Millions suffer unsafe abortions
Canada and other countries are urged to do more to make up for a U.S. ban on organizations that provide or even discuss abortion in family planning around the world. The international Family Planning Summit opens in London, England tomorrow and is expected to address a gap of hundreds of millions of dollars in funding left by the U.S. ban.
It’s estimated that 214 million people around the world want to prevent pregnancies and have no access to contraceptives. About 25 million unsafe abortions occur every year and 7 million women are admitted to hospital as a result.
‘The landscape is grim’
The U.S. so-called global gag rule will have wide ranging effects on reproductive health care, says Darrah Teitel of Action Canada for Sexual Health and Rights, a leading Canadian non-profit. “Unfortunately…what we’re about to see around the world due to the U.S. actions is the closing of health facilities around the world, the denial of abortion services in states where it’s lawful already. People won’t be able to find those services.
“And there’s going to be a chill effect on all related care including family planning, contraceptives, counselling, and maternal health outcomes will be affected. The landscape is grim right now. But you are seeing action including from Canada.”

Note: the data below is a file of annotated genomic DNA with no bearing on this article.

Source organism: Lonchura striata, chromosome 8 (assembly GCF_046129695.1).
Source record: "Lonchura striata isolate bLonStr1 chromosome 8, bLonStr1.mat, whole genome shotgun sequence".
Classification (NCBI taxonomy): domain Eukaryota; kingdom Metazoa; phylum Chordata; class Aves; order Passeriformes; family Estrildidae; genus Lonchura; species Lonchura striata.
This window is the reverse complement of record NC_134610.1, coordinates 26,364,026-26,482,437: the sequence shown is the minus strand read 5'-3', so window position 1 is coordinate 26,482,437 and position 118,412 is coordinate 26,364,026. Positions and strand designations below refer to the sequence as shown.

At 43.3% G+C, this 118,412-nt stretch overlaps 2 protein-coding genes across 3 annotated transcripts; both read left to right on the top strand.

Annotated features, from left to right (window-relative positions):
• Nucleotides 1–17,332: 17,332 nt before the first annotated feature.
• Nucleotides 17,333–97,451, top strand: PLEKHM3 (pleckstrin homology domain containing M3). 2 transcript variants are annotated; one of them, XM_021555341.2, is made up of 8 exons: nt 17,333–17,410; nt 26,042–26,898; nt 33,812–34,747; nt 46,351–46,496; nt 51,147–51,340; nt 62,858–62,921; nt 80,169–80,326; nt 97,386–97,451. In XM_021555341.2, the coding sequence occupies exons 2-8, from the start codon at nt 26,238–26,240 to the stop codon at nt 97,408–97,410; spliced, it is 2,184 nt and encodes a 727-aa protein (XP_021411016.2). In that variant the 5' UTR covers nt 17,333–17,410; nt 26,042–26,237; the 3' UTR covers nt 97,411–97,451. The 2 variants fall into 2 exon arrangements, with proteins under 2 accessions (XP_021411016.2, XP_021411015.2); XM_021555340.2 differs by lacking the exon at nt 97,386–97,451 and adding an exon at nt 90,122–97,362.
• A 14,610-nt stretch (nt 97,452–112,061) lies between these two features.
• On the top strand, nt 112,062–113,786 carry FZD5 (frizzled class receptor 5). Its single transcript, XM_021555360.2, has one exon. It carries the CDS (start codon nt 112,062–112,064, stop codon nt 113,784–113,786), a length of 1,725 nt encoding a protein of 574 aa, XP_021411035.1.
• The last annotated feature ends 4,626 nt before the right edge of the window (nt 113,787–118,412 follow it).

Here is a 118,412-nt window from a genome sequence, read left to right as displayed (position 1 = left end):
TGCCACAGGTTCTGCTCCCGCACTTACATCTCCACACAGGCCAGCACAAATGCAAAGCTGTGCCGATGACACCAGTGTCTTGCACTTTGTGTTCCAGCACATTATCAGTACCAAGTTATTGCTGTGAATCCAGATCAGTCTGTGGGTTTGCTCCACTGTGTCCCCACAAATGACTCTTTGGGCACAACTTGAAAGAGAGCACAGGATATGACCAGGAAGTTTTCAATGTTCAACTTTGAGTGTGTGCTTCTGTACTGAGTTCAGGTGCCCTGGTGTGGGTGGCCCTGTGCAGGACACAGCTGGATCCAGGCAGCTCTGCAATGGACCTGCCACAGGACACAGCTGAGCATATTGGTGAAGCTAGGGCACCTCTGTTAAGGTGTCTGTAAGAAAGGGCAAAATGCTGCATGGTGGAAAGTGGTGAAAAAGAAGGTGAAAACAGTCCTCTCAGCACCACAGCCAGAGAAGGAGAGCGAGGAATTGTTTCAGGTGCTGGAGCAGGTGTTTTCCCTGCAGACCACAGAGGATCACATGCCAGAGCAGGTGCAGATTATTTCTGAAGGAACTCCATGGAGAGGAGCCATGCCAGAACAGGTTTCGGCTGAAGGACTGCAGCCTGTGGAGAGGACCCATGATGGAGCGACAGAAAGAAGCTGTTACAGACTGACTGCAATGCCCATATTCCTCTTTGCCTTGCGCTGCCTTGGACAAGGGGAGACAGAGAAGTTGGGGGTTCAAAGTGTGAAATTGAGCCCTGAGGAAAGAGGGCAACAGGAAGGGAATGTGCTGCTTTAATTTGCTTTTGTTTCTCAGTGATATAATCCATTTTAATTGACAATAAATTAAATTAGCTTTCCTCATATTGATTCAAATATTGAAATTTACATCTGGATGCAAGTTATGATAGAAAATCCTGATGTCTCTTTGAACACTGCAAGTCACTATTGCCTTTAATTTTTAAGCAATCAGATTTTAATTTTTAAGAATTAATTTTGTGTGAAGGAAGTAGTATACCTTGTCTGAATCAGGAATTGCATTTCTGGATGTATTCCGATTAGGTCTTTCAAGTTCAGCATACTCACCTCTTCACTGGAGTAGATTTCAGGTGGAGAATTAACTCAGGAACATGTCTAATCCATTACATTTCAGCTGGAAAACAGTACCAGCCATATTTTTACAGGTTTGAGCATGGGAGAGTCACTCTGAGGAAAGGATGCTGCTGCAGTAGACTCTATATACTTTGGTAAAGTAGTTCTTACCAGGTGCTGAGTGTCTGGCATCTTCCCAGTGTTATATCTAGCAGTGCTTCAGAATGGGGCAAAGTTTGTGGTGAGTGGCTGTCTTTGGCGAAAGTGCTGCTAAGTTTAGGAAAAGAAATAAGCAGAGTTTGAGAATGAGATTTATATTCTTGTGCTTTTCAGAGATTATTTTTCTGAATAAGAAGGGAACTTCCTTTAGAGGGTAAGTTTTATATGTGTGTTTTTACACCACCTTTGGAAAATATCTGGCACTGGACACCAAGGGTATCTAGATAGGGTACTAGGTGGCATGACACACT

Canada pledges help
Canada has pledged $20 million to an international fund to help fill the gap left by the U.S. action. In its latest budget, the government set aside another $650 million over three years for women’s sexual and reproductive health and rights around the world.
Government officials also asked Action Canada for Sexual Health and Rights to accompany them to the Family Planning Summit, which Teitel takes as a sign of Canada’s commitment to women’s reproductive health. Canada’s previous Conservative government put in place an order similar to the U.S. ban on funding for organizations that provided abortions or counselling on the subject. That was reversed by the Liberal government after it was elected in October 2015.
Human rights prioritized
Beyond funding, Teitel hopes the summit will yield commitments attached to human rights frameworks. “I’m talking about delivering these (reproductive health) services according to the highest standards of human rights that we have available to us. That means empowering women to be able to claim their reproductive rights…
“Fulfilling the unmet demands for sexual and reproductive health services will save millions of lives around the world. And it also…promotes human rights.”